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June 18, 2013

# Homework Help: Chemistry

Posted by Lily on Tuesday, November 16, 2010 at 7:56pm.

Write skeleton equations for these reactions.

a. hydrogen iodide(g) --> hydrogen(g) + iodine(g)

b. aluminum(s)+iodine(s)--> aluminum iodide(s)

c. iron(II) oxide(s) + oxygen(g) --> iron(III) oxide(s)

• Chemistry - DrBob222, Tuesday, November 16, 2010 at 7:58pm

What's the problem Lily?

• Chemistry - Lexie, Tuesday, November 16, 2010 at 8:00pm

how do you do it? like how do i write it like not in word but like with the symbols

• Chemistry - DrBob222, Tuesday, November 16, 2010 at 8:14pm

For the first one.
H has a valence of +1; I has a valence of -1; therefore, the formula for hydrogen iodide is HI.

You know the symbol for hydrogen. It is H but when it is by itself it is diatomic so you write H2.
You know the symbol for iodine. It is I but when by itself it is diatomic or I2.

Note: There are 9 elements which, in their free state, are not monatomic. They are H2, N2, O2, F2, Cl2, Br2, I2, and their cousins S8 and P4. If you will look for their location in the periodic table, you will see how you can memorize what they are.

Second one.
Symbol for aluminum is Al.
Symbol for iodine is I2.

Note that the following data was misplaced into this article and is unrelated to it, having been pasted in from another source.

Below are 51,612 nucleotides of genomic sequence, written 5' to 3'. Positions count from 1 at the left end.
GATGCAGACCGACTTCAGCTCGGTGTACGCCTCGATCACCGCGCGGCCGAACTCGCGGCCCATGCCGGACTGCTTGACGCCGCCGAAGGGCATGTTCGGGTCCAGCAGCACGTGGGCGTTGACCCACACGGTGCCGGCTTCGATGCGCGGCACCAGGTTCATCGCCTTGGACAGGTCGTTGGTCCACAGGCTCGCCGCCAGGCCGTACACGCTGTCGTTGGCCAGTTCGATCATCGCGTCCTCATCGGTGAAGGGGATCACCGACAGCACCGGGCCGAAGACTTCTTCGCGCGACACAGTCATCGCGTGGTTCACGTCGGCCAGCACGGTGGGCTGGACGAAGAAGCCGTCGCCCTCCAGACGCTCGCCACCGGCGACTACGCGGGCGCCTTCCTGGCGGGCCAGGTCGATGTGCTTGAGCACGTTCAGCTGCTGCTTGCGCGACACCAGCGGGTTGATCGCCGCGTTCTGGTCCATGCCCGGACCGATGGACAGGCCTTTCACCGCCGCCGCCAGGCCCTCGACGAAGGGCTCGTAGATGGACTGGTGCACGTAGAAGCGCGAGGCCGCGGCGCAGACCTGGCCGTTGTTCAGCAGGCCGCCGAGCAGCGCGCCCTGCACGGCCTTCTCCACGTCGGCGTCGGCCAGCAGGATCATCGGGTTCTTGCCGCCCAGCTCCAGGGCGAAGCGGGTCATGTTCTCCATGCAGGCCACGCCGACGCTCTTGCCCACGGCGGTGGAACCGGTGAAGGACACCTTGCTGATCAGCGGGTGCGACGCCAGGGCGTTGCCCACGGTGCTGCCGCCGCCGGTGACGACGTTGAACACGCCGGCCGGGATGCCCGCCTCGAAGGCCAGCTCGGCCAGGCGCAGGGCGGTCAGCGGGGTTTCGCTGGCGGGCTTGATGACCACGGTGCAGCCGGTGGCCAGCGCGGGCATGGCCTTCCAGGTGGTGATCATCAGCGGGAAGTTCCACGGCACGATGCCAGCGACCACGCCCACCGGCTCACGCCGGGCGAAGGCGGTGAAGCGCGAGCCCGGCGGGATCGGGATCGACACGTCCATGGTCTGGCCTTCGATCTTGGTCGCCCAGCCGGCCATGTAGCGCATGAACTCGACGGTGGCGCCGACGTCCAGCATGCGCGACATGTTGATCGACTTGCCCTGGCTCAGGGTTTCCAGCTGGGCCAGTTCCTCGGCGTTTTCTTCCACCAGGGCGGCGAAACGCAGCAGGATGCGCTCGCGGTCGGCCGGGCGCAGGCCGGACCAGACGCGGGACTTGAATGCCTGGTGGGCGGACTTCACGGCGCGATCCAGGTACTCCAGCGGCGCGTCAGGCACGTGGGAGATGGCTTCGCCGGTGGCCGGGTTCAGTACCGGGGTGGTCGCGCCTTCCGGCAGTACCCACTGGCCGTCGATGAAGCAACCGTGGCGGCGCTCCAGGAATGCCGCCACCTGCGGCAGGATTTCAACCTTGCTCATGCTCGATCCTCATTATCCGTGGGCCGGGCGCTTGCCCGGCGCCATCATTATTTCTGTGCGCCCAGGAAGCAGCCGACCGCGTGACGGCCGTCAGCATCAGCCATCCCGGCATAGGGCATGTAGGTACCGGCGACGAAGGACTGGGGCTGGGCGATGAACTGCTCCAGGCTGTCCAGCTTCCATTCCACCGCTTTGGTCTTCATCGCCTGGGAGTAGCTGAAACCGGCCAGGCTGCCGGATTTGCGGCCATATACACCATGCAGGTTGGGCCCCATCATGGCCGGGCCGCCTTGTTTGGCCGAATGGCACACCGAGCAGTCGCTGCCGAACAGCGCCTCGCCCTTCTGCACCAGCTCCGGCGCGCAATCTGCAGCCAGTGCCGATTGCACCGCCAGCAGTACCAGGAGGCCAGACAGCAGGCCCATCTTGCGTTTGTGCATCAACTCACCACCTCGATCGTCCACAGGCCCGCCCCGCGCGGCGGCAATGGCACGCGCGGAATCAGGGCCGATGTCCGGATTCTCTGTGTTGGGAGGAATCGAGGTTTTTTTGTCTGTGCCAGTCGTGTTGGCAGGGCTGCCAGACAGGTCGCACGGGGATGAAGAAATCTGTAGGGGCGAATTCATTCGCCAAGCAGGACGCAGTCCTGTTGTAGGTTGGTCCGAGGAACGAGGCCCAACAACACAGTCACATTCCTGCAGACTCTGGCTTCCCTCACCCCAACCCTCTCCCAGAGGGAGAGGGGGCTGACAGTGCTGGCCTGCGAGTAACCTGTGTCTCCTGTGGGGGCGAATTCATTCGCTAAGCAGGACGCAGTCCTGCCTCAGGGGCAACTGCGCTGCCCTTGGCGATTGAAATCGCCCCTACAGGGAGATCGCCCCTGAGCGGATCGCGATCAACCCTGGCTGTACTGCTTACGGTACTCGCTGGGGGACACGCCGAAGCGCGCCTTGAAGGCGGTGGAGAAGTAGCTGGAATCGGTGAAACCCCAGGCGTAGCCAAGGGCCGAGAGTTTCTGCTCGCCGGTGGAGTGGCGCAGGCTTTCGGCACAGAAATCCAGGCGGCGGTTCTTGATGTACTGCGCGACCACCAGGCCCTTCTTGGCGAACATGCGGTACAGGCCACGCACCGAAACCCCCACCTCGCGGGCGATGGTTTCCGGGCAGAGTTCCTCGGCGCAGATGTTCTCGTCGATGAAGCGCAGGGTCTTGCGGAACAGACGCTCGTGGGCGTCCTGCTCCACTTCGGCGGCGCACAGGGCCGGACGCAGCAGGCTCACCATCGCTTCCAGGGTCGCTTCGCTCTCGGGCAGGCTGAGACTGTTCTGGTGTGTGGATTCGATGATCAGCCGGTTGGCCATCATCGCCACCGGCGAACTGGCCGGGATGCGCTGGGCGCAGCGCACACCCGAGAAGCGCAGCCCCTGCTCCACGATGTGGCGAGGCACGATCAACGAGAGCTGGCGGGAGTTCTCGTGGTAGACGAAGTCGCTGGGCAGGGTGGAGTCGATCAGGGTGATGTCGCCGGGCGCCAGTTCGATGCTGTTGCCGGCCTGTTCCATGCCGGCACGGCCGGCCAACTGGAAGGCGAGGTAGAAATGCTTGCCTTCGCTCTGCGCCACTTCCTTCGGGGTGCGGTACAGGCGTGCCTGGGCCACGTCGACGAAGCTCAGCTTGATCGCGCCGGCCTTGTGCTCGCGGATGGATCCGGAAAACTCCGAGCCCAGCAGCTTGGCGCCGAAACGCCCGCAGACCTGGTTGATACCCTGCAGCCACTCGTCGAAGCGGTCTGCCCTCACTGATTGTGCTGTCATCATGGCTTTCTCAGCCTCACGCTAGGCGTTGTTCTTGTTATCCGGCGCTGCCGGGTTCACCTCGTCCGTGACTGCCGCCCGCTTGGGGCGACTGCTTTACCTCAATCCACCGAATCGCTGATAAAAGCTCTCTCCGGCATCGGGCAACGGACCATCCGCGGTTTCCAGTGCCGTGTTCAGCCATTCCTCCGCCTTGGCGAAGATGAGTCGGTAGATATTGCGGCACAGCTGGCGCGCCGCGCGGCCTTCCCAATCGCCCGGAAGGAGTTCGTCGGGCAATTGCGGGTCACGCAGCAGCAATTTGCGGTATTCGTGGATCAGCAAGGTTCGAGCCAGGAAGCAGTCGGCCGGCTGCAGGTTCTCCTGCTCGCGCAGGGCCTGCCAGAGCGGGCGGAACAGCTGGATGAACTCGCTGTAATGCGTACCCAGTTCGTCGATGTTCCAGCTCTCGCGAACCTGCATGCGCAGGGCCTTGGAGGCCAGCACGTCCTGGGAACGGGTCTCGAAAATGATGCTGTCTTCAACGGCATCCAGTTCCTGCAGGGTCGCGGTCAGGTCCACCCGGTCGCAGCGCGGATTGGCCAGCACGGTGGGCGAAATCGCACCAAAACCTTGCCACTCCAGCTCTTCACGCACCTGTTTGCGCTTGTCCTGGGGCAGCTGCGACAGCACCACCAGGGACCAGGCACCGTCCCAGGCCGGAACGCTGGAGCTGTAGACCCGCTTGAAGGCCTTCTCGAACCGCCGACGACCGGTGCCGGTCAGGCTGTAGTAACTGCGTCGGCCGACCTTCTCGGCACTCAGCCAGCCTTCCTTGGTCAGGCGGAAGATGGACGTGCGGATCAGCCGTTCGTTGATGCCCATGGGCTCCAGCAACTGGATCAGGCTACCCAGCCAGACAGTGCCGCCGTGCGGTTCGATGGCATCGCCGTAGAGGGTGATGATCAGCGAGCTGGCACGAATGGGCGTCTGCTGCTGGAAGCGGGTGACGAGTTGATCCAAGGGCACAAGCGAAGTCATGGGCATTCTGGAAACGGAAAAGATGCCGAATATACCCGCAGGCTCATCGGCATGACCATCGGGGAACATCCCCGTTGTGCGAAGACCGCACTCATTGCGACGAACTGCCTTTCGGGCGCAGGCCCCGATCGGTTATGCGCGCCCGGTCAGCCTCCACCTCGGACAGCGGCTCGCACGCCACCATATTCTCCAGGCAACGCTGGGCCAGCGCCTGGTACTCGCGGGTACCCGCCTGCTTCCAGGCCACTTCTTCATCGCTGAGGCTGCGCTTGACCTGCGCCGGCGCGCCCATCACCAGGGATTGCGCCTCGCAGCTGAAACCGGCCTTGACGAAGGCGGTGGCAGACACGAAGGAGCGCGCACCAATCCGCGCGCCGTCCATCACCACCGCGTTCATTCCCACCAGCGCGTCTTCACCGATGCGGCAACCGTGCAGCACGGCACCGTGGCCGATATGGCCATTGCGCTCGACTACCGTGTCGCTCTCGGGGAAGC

Formula for aluminum iodide is AlI3 (because Al has valence of +3 and I has a valence of -1.)
Must you memorize all of the valences? A few, yes, but most, no. Note Al is in group III (or 13 depending upon the system being used) and the valence is 3. I is in group VII (or 17) and the valence is -1. H is in group I (or 1) and has a valence of +1.
So for those elements in group I, II, III, valence is +1, +2 or +3 respectively. For those in group V, VI, VII, valence is -3, -2, -1 respectively

• Chemistry - Lexie, Tuesday, November 16, 2010 at 8:17pm

So the first one would be:

H2+I--> HI2?

• Chemistry - DrBob222, Tuesday, November 16, 2010 at 8:22pm

No. The first one is.
H2 + I2 == HI
The idea behind writing the "skeleton" equation is to get the symbols and formulas down pat. You don't worry about balancing the equation yet. Balancing comes later.

• Chemistry - Lexie, Tuesday, November 16, 2010 at 8:25pm

okay. if i was balancing it though would it be H2+ I2-->2HI?

and for the second one to see if im doing this right:

Al3+I2--> AlI3?

• Chemistry - DrBob222, Tuesday, November 16, 2010 at 8:30pm

Almost.
Al + I2 ==> AlI3 is the skeleton equation. Al is not one of those I listed a couple responses ago that is not monatomic. Just H2, N2, O2, F2, Cl2, Br, I2, P4, S8 are not monatomic (1 atom to the molecule).
Yes, H2 + I2 ==> 2HI is the balanced equation for the formation of HI from elements.

• Chemistry - Lexie, Tuesday, November 16, 2010 at 8:32pm

So the reactants dont need the charge number only the products

but for letter c. what do you do when you have two elements would it be FeO3?

• Chemistry - DrBob222, Tuesday, November 16, 2010 at 8:52pm

The nature of the substance is what determines how the formula is written, not whether it is a reactant or a product. In the first one, hydrogen is written H2 because it is one of those 9 elements I mentioned AND it is in the free state. I2 is the same thing. The formula for hydrogen iodide is HI because that is a COMPOUND and elements combine in certain proportions when they make compounds. Since the valence of H is +1 and that of I is -1, the formula is HI instead of some other set of numbers.